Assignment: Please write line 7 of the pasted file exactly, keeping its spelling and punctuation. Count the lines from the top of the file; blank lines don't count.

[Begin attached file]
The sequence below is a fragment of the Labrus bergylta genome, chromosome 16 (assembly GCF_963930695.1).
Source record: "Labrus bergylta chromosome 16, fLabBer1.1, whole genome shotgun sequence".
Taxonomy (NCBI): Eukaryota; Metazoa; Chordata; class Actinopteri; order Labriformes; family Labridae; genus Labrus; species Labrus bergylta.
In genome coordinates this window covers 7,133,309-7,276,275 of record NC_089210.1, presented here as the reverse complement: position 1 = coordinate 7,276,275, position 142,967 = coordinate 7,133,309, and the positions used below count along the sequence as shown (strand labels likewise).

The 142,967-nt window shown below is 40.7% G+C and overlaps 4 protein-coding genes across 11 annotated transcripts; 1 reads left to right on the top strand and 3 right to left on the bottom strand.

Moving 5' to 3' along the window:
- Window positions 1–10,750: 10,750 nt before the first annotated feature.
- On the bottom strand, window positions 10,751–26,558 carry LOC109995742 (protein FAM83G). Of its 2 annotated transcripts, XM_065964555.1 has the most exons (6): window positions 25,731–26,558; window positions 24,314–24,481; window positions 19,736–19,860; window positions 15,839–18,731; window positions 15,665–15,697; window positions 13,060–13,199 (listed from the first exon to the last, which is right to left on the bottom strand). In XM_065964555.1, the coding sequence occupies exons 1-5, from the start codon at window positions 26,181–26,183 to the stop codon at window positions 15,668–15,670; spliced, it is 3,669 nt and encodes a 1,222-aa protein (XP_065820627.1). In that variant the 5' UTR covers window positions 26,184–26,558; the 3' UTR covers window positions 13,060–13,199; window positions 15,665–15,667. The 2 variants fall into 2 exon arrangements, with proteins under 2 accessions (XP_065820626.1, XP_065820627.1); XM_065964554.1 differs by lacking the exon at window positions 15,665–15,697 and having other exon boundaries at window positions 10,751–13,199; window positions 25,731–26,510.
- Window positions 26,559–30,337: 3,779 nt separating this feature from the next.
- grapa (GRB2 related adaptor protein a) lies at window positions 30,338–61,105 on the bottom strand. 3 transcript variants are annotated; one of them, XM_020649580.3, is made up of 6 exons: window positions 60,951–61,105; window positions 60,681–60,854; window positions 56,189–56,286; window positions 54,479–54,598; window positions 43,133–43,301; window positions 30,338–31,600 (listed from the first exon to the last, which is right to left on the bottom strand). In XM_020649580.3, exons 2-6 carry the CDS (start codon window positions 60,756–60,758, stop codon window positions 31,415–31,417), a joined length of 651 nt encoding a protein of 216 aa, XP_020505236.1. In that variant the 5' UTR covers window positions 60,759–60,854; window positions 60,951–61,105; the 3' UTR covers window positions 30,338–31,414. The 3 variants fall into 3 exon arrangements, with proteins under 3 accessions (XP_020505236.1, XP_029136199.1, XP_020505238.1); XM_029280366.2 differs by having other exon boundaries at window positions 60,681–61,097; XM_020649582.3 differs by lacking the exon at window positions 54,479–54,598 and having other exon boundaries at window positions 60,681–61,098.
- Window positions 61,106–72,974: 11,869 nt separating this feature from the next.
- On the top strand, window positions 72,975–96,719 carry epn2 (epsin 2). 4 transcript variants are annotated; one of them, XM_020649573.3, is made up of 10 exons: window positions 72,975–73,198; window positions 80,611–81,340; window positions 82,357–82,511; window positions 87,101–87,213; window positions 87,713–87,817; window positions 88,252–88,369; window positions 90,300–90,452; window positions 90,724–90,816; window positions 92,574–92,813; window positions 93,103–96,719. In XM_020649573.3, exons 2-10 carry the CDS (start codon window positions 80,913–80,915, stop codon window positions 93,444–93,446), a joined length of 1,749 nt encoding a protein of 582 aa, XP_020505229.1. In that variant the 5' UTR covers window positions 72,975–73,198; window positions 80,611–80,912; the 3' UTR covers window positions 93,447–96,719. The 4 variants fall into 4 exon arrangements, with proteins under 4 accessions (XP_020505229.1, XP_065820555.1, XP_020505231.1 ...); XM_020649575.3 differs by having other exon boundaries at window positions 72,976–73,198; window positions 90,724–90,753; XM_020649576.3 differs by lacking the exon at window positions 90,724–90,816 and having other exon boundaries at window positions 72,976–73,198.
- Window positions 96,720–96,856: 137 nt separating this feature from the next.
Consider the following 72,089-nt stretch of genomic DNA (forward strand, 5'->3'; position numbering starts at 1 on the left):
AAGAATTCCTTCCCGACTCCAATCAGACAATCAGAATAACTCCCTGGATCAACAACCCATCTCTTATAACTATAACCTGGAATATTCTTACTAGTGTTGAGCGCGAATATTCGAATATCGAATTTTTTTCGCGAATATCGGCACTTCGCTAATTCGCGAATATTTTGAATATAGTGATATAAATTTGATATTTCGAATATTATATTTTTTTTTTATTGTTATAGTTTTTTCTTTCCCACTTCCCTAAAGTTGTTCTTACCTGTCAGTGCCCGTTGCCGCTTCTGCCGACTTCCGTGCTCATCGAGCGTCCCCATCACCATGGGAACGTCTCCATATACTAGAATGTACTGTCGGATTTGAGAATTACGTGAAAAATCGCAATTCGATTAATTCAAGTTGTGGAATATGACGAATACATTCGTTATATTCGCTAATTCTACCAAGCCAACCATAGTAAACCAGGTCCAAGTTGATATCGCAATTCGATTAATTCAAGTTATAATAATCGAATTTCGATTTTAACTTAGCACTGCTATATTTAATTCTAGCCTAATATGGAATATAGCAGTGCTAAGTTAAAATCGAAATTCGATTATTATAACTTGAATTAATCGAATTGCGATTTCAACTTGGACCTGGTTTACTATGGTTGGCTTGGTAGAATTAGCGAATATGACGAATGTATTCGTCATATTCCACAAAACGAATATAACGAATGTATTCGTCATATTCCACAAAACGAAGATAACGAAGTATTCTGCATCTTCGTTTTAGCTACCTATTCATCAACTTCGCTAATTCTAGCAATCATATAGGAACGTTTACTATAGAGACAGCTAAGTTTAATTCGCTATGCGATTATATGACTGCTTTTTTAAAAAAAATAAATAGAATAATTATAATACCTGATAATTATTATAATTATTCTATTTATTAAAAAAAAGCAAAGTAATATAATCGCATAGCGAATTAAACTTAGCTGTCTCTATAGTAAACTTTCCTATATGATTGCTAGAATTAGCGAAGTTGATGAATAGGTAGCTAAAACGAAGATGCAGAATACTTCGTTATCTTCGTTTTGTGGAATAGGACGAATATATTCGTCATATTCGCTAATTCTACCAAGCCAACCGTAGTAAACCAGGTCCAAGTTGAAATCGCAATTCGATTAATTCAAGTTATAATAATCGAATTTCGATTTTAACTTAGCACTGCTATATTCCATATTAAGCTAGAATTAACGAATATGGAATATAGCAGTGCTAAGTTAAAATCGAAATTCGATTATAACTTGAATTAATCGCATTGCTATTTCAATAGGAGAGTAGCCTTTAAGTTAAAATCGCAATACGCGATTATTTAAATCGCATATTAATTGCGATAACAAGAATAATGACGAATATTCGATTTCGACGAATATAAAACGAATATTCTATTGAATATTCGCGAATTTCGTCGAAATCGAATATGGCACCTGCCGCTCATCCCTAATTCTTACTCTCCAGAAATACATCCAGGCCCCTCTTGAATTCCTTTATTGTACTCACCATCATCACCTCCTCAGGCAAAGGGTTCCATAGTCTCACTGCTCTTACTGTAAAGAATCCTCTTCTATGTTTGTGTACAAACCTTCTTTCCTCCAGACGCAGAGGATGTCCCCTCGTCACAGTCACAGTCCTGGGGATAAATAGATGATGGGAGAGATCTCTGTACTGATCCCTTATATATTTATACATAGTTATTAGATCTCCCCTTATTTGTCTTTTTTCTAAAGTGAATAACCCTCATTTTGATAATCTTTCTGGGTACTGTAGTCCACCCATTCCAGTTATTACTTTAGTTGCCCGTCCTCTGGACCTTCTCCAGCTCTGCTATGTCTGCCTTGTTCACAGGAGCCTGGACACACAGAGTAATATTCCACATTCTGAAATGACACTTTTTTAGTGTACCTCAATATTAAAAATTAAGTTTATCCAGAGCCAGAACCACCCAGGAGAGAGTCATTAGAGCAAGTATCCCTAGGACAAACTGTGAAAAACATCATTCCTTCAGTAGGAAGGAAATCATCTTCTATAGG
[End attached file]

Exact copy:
- Window positions 1–10,750: 10,750 nt before the first annotated feature.